Every day I spend a considerable amount of time looking at people's artwork on the Internet (what would we do without this marvelous invention?) studying their style and trying to gain more knowledge and different techniques. Trouble is, when you get to my age, it gets more difficult to learn new stuff, to retain it and even to stop losing it LOL! Do you know, I wrote a book a few years ago - it got published and amazingly I sold every copy, even though it is still listed on Amazon, but I have now forgotten much about what I wrote - really scary isn't it?

But to get back to artwork, well remember the art course I took earlier in the year? The class was full and I got to see how different people worked, what they were capable of and the work they produced. It soon became clear to me, who had real flare and who were, well really no-hopers. I know that's awful to say, but if you can't even draw easily, then you have no hope at painting or being an artist. To a certain extent, I believe that artists are born and not 'created' for want of a better word. Some of the 'students' (I still am of the old school where we would call them 'pupils' but we have to move with the times) were capable of some excellent work, but ruined much of what they did by either overworking a painting or fiddling with it till it was done to death! I can still hear our tutor shouting across the room "Fred(made up), put that brush down right now or you will overwork that painting!" I hadn't the heart to say what I thought, and that was that it was ruined two sessions ago!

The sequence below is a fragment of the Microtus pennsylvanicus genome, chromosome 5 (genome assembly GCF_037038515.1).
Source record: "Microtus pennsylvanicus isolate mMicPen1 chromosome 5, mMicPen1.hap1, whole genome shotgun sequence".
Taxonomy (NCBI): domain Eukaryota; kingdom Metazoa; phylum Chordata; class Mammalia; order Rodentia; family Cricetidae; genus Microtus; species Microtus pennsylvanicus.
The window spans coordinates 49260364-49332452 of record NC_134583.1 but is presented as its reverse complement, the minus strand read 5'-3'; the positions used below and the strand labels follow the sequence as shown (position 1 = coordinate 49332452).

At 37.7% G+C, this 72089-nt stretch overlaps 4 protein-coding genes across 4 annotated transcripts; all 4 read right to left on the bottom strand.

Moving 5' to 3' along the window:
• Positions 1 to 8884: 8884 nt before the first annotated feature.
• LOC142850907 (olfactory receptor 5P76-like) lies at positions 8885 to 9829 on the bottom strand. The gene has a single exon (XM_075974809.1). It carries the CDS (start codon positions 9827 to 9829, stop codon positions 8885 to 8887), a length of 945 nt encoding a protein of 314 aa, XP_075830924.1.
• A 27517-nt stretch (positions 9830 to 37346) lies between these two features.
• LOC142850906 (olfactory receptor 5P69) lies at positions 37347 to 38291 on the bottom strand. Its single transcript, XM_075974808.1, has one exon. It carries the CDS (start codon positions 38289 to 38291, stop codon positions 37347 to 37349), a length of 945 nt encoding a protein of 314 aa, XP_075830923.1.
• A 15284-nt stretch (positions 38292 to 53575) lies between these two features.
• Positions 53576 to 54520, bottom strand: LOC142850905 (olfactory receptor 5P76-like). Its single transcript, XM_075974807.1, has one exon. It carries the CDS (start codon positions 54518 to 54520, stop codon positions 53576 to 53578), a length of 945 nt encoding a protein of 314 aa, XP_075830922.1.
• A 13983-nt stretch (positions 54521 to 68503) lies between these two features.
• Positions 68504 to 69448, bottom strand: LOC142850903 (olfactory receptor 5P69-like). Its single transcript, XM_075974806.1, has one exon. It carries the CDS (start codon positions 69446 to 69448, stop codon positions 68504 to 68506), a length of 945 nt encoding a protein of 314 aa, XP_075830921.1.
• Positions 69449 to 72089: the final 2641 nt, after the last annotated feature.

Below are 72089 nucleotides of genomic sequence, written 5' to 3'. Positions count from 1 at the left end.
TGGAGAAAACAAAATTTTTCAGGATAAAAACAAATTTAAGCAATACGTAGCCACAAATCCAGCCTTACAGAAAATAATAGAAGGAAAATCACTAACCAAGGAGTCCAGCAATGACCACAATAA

I know it's tempting to just add that 'little bit more' to a painting, but with watercolour especially (and I do this times as well), overworking is adding too many layers and colours till it gets too dark and muddy, and fiddling is adding that little bit more detail to, or trying to correct or enhance the work. Sometimes a little bit of each of these so called 'faults' actually does improve the finished work, but of course the difficulty is knowing where and when to stop.

Here are my key aims, goals whatever in creating my paintings.

1. When sketching, keep the pencil moving back and forth until it finds the right line in my mind working away from a prominent point, subconsciously measuring distance.
2. Aim to add washes as loosely and transparently as possible adding in other colours while wet for shading and variety and texture.
3. Add the minimum of layers possible to show form.
4. Try to find the balance between detail and impression.
5. Not to try to make my work look too much like a photograph - always to remember it's a painting.
6. There must be more, but you add what you like here.